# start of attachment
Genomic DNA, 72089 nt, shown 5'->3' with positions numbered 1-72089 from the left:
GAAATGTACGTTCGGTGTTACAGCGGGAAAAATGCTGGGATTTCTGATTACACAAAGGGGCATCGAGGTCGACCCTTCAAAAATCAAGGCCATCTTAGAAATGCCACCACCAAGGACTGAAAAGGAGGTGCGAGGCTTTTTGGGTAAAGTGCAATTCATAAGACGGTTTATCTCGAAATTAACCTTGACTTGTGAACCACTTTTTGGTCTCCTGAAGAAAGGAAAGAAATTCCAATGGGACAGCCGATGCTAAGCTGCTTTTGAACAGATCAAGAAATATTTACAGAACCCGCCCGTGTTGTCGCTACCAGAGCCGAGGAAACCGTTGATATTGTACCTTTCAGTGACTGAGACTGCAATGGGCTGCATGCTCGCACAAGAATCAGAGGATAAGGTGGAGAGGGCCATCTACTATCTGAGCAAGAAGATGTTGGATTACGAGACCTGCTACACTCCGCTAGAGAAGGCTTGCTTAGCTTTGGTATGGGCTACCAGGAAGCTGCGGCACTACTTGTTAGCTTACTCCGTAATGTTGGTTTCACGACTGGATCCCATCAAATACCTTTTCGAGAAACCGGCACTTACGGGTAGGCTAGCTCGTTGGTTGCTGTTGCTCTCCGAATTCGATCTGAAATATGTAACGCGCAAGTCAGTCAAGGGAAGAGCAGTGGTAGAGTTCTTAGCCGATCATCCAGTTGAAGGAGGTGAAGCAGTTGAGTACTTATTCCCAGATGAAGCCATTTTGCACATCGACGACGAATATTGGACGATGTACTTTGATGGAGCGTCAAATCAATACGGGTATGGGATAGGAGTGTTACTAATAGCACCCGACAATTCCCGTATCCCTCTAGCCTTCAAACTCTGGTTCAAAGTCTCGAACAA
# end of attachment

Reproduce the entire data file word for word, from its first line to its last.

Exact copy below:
Genomic DNA, 72089 nt, shown 5'->3' with positions numbered 1-72089 from the left:
GAAATGTACGTTCGGTGTTACAGCGGGAAAAATGCTGGGATTTCTGATTACACAAAGGGGCATCGAGGTCGACCCTTCAAAAATCAAGGCCATCTTAGAAATGCCACCACCAAGGACTGAAAAGGAGGTGCGAGGCTTTTTGGGTAAAGTGCAATTCATAAGACGGTTTATCTCGAAATTAACCTTGACTTGTGAACCACTTTTTGGTCTCCTGAAGAAAGGAAAGAAATTCCAATGGGACAGCCGATGCTAAGCTGCTTTTGAACAGATCAAGAAATATTTACAGAACCCGCCCGTGTTGTCGCTACCAGAGCCGAGGAAACCGTTGATATTGTACCTTTCAGTGACTGAGACTGCAATGGGCTGCATGCTCGCACAAGAATCAGAGGATAAGGTGGAGAGGGCCATCTACTATCTGAGCAAGAAGATGTTGGATTACGAGACCTGCTACACTCCGCTAGAGAAGGCTTGCTTAGCTTTGGTATGGGCTACCAGGAAGCTGCGGCACTACTTGTTAGCTTACTCCGTAATGTTGGTTTCACGACTGGATCCCATCAAATACCTTTTCGAGAAACCGGCACTTACGGGTAGGCTAGCTCGTTGGTTGCTGTTGCTCTCCGAATTCGATCTGAAATATGTAACGCGCAAGTCAGTCAAGGGAAGAGCAGTGGTAGAGTTCTTAGCCGATCATCCAGTTGAAGGAGGTGAAGCAGTTGAGTACTTATTCCCAGATGAAGCCATTTTGCACATCGACGACGAATATTGGACGATGTACTTTGATGGAGCGTCAAATCAATACGGGTATGGGATAGGAGTGTTACTAATAGCACCCGACAATTCCCGTATCCCTCTAGCCTTCAAACTCTGGTTCAAAGTCTCGAACAA